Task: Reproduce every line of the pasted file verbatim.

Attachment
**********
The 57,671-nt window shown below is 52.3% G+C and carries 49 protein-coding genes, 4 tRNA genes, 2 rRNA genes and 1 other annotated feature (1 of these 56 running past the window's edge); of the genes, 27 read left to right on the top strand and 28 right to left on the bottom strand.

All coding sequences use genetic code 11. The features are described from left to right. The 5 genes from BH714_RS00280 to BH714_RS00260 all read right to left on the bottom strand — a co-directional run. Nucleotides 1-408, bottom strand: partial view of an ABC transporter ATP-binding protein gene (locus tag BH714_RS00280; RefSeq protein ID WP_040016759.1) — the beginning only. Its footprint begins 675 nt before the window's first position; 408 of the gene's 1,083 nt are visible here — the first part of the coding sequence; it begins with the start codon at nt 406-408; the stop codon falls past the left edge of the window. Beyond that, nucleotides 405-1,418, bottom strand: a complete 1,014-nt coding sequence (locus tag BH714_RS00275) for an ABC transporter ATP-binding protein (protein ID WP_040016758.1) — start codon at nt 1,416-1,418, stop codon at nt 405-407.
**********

The 57,671-nt window shown below is 52.3% G+C and carries 49 protein-coding genes, 4 tRNA genes, 2 rRNA genes and 1 other annotated feature (1 of these 56 running past the window's edge); of the genes, 27 read left to right on the top strand and 28 right to left on the bottom strand.

All coding sequences use genetic code 11. The features are described from left to right. The 5 genes from BH714_RS00280 to BH714_RS00260 all read right to left on the bottom strand — a co-directional run. Nucleotides 1-408, bottom strand: partial view of an ABC transporter ATP-binding protein gene (locus tag BH714_RS00280; RefSeq protein ID WP_040016759.1) — the beginning only. Its footprint begins 675 nt before the window's first position; 408 of the gene's 1,083 nt are visible here — the first part of the coding sequence; it begins with the start codon at nt 406-408; the stop codon falls past the left edge of the window. Beyond that, nucleotides 405-1,418, bottom strand: a complete 1,014-nt coding sequence (locus tag BH714_RS00275) for an ABC transporter ATP-binding protein (protein ID WP_040016758.1) — start codon at nt 1,416-1,418, stop codon at nt 405-407.